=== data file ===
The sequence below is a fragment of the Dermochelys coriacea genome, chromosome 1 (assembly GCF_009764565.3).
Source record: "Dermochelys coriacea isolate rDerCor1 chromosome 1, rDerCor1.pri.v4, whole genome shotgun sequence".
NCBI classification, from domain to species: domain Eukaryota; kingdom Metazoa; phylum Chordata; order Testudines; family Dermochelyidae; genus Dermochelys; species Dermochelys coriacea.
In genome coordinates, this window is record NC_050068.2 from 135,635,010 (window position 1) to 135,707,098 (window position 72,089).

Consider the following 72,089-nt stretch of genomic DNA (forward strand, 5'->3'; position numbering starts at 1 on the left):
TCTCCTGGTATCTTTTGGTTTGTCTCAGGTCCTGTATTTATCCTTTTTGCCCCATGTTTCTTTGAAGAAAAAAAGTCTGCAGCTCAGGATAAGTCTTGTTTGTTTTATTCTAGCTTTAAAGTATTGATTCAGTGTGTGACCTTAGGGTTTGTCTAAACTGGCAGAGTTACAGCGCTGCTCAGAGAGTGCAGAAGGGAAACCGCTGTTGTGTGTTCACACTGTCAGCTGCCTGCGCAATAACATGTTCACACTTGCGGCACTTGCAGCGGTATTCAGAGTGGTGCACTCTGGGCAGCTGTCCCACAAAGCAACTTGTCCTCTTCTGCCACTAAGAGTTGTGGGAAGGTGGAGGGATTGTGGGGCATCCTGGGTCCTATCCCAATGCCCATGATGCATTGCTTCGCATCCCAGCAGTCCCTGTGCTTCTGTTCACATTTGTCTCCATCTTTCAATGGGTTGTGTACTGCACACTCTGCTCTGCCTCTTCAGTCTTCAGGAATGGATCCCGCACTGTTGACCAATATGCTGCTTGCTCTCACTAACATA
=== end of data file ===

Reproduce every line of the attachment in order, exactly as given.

The sequence below is a fragment of the Dermochelys coriacea genome, chromosome 1 (assembly GCF_009764565.3).
Source record: "Dermochelys coriacea isolate rDerCor1 chromosome 1, rDerCor1.pri.v4, whole genome shotgun sequence".
NCBI classification, from domain to species: domain Eukaryota; kingdom Metazoa; phylum Chordata; order Testudines; family Dermochelyidae; genus Dermochelys; species Dermochelys coriacea.
In genome coordinates, this window is record NC_050068.2 from 135,635,010 (window position 1) to 135,707,098 (window position 72,089).

Consider the following 72,089-nt stretch of genomic DNA (forward strand, 5'->3'; position numbering starts at 1 on the left):
TCTCCTGGTATCTTTTGGTTTGTCTCAGGTCCTGTATTTATCCTTTTTGCCCCATGTTTCTTTGAAGAAAAAAAGTCTGCAGCTCAGGATAAGTCTTGTTTGTTTTATTCTAGCTTTAAAGTATTGATTCAGTGTGTGACCTTAGGGTTTGTCTAAACTGGCAGAGTTACAGCGCTGCTCAGAGAGTGCAGAAGGGAAACCGCTGTTGTGTGTTCACACTGTCAGCTGCCTGCGCAATAACATGTTCACACTTGCGGCACTTGCAGCGGTATTCAGAGTGGTGCACTCTGGGCAGCTGTCCCACAAAGCAACTTGTCCTCTTCTGCCACTAAGAGTTGTGGGAAGGTGGAGGGATTGTGGGGCATCCTGGGTCCTATCCCAATGCCCATGATGCATTGCTTCGCATCCCAGCAGTCCCTGTGCTTCTGTTCACATTTGTCTCCATCTTTCAATGGGTTGTGTACTGCACACTCTGCTCTGCCTCTTCAGTCTTCAGGAATGGATCCCGCACTGTTGACCAATATGCTGCTTGCTCTCACTAACATA